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April 22, 2021

New poll reveals public disconnect on food and climate change

The spring 2021 MSU Food Literacy and Engagement Poll reveals public beliefs of how food production affects climate change, including a rising interest in meat alternatives.

The seventh wave of the Michigan State University Food Literacy and Engagement Poll sampled 2,001 Americans on their attitudes and knowledge of food, agriculture and climate change. Notably, 41% say they never or rarely seek information about where their food was grown or how it was produced.

“As a nation, we celebrate our long history of farming and food production, yet so many of us have not been paying attention to how agricultural practices and emerging technologies sustain us,” said Sheril Kirshenbaum, co-director of the biannual survey. “The global food system also plays a very significant role in addressing climate challenges, but our results indicate that most Americans are not aware of the relationships between our diets and the planet.”

Pie chart; Title: "Which benefits do you most associate with sustainable food production"; Data: "Cleaner environment, 34%" "Low-cost food, 9%" "Food security, 16%" "Job creation, 4%" "Better health, 20%" "Economic growth, 4%" "American innovation, 3%" "Locally grown, 9%".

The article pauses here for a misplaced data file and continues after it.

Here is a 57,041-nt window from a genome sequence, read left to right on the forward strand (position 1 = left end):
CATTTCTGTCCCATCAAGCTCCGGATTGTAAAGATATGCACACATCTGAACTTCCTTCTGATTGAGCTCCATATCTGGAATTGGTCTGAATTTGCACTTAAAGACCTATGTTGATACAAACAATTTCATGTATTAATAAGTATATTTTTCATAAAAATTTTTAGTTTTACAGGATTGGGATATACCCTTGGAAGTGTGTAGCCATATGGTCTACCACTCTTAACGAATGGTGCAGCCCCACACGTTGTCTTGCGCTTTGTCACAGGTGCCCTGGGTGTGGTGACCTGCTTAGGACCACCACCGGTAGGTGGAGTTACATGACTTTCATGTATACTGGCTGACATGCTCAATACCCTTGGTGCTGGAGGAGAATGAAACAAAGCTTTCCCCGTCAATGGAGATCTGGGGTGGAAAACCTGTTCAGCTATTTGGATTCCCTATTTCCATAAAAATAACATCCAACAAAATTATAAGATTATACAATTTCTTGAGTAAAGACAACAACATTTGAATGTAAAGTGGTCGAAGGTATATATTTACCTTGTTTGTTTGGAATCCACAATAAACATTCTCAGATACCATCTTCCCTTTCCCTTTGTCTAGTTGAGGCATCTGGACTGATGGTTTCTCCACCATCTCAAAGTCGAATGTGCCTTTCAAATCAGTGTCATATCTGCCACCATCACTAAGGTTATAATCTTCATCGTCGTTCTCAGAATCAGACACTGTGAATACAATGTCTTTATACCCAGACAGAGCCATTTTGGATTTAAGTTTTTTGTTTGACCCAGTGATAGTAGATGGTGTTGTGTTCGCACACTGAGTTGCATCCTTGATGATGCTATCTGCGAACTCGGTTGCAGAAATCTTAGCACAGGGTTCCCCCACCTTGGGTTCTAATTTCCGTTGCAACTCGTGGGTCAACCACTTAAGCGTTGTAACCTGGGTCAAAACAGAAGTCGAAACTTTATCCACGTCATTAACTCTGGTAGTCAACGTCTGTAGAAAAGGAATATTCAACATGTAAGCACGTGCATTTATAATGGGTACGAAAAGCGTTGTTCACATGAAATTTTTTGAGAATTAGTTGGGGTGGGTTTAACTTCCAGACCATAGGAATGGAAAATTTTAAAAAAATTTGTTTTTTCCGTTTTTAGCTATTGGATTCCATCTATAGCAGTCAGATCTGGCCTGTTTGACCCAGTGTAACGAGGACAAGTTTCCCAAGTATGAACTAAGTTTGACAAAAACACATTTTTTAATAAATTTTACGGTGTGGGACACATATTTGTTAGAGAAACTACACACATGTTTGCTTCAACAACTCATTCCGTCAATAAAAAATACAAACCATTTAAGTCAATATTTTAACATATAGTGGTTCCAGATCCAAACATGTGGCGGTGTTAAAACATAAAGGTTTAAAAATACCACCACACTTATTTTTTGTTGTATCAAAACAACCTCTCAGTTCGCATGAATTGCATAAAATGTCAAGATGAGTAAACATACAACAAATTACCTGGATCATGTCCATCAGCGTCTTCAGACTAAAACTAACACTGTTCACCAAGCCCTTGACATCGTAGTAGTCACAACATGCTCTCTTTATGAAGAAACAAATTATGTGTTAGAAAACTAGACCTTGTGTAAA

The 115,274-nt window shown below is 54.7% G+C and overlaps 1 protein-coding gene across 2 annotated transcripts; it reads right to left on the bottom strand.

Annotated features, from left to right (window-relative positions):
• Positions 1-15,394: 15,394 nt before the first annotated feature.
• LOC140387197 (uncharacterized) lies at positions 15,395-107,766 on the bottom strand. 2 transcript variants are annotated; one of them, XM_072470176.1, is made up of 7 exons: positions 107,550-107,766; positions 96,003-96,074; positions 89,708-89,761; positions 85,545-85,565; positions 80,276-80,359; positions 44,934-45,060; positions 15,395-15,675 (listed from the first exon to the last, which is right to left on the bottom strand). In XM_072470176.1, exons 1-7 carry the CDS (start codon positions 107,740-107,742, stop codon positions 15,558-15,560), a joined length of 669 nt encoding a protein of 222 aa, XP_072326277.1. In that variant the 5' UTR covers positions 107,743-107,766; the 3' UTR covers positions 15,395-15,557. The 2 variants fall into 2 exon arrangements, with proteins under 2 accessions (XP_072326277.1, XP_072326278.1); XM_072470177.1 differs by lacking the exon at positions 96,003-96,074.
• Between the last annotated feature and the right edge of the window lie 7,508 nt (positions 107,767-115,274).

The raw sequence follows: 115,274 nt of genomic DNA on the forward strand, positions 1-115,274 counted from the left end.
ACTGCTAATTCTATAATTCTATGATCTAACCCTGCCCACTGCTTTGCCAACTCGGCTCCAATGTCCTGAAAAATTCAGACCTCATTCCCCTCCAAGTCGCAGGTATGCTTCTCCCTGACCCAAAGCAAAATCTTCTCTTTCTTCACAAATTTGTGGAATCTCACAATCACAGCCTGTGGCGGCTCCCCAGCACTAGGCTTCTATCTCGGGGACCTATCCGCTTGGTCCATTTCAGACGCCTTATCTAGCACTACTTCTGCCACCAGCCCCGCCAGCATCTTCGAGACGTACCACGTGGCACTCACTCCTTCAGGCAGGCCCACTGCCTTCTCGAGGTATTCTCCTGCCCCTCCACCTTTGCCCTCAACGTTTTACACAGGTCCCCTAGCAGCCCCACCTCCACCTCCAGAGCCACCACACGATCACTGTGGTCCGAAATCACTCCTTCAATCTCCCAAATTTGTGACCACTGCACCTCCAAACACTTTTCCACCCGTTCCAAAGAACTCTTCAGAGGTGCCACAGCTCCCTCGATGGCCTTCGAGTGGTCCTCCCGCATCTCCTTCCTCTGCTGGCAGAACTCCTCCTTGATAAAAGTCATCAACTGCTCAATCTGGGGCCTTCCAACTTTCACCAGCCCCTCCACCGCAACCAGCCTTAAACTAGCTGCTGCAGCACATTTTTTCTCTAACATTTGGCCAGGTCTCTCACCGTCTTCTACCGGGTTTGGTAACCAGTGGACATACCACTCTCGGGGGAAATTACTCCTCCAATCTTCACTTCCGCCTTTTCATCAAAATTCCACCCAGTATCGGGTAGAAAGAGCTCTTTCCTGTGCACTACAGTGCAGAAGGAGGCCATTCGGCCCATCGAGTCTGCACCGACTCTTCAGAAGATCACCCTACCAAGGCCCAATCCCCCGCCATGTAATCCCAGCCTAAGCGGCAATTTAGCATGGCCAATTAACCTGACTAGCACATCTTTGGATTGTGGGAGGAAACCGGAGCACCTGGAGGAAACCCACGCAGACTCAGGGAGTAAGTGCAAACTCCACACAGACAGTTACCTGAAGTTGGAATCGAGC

The March 2021 poll results reveal that 23% of Americans mistakenly believe that transportation produces the most greenhouse gas emissions in food production, even though it only accounts for 6%. Meanwhile 61% thought reducing pesticide use would limit the food system’s impact on climate change. While the use of pesticides has posed environmental problems, Kirshenbaum said it is not a big contributor to greenhouse gas emissions compared to other factors.

Read more about the results of the poll on the AgBioResearch website.

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